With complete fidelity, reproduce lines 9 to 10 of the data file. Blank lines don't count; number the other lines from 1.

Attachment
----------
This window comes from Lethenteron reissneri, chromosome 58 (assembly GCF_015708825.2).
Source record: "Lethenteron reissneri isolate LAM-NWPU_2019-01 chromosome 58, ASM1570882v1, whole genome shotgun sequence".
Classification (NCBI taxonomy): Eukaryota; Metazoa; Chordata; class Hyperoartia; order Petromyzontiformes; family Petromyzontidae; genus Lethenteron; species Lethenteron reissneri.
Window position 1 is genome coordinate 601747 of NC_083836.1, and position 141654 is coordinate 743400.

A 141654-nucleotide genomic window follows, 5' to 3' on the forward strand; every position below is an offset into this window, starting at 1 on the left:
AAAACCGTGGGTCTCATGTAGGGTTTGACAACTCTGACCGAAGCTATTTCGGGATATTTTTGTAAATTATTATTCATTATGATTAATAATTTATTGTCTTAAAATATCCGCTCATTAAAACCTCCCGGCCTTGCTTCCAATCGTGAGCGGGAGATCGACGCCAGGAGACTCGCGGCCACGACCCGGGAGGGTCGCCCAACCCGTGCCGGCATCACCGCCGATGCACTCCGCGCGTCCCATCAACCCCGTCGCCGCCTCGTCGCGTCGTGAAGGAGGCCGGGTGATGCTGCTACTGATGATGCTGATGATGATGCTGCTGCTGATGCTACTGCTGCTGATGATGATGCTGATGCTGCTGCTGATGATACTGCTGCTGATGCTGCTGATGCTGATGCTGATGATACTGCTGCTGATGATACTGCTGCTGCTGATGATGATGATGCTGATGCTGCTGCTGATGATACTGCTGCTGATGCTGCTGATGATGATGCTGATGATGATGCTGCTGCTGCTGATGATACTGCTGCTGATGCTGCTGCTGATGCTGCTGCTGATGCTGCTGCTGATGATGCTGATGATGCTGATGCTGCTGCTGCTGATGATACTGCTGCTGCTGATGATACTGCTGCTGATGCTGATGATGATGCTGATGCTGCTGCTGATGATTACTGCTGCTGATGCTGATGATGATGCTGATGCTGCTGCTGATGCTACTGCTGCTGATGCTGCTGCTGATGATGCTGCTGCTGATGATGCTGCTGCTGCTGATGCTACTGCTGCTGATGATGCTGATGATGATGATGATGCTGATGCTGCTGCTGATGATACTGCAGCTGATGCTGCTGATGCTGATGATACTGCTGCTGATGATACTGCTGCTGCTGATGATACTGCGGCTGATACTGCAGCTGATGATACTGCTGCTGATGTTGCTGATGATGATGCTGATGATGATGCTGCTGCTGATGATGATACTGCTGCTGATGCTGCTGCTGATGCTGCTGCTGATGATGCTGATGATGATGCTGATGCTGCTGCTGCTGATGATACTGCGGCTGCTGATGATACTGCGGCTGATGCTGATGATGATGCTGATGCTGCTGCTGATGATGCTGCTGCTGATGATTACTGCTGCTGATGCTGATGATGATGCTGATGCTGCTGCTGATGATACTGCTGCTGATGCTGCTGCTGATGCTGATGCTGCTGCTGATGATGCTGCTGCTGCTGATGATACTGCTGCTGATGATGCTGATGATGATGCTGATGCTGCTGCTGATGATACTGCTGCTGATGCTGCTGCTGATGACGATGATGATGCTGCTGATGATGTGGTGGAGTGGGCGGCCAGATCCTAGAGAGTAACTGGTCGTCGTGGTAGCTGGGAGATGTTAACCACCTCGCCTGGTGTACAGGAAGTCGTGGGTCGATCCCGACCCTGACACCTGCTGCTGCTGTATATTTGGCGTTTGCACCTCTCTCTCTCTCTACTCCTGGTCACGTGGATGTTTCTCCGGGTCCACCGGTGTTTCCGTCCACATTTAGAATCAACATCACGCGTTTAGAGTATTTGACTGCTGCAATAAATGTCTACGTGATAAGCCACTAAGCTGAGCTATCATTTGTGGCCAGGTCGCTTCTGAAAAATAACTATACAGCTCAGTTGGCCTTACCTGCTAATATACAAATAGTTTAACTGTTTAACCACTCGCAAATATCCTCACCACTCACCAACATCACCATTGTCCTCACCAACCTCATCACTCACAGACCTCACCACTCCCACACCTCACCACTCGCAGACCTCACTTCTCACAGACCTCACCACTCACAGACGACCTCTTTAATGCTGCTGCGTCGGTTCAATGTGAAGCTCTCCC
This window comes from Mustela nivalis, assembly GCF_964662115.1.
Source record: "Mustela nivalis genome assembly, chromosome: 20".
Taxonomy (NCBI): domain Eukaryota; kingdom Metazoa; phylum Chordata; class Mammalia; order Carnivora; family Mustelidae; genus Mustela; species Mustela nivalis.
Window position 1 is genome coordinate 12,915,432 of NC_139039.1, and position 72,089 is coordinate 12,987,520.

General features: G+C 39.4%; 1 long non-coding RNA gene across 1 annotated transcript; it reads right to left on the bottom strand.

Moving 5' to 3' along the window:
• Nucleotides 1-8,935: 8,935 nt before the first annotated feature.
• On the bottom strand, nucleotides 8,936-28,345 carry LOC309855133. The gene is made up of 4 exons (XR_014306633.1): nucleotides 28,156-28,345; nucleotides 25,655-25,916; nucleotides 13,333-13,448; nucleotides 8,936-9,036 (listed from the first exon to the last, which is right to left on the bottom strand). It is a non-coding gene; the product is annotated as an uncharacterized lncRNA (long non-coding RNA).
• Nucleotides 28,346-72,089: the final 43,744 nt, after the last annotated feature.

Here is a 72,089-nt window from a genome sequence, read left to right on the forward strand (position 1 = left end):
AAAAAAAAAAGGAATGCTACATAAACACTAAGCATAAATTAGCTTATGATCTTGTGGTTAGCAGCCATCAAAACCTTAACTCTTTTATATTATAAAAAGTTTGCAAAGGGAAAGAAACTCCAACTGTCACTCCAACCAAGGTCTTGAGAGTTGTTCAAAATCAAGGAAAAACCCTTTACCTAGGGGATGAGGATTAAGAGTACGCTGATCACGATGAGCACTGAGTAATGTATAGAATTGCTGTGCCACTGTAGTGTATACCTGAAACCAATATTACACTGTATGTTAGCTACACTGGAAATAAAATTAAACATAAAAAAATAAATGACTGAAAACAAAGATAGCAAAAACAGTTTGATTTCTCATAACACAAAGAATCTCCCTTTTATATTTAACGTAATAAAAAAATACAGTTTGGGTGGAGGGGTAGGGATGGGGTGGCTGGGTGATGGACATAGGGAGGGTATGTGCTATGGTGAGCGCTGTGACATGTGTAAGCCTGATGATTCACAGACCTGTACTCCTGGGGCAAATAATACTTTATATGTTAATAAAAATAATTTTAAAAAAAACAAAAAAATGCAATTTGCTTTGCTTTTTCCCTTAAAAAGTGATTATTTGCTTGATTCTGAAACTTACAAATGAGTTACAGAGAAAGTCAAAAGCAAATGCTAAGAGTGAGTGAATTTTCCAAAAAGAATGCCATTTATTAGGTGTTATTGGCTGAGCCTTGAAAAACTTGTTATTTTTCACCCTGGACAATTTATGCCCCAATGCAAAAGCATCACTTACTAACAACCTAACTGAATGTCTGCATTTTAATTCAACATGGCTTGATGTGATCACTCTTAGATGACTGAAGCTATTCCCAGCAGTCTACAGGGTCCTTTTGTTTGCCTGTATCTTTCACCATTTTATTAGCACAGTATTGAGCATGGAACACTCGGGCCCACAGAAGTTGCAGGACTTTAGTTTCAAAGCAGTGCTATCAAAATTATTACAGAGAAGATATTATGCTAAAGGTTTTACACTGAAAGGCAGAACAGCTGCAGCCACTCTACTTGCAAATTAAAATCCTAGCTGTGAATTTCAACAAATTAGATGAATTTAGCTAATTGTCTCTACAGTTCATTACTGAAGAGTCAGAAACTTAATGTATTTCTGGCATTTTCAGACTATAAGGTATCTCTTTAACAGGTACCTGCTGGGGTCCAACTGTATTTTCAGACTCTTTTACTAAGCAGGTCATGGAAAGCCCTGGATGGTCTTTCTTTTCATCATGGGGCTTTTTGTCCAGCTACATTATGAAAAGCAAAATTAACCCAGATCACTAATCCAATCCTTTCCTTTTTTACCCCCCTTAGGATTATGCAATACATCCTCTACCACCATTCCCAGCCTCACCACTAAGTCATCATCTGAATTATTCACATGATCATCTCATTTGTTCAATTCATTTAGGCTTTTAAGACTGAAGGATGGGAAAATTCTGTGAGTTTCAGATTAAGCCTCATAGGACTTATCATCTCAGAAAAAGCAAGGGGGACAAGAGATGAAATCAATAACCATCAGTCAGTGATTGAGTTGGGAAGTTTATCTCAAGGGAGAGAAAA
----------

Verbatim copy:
Taxonomy (NCBI): domain Eukaryota; kingdom Metazoa; phylum Chordata; class Mammalia; order Carnivora; family Mustelidae; genus Mustela; species Mustela nivalis.
Window position 1 is genome coordinate 12,915,432 of NC_139039.1, and position 72,089 is coordinate 12,987,520.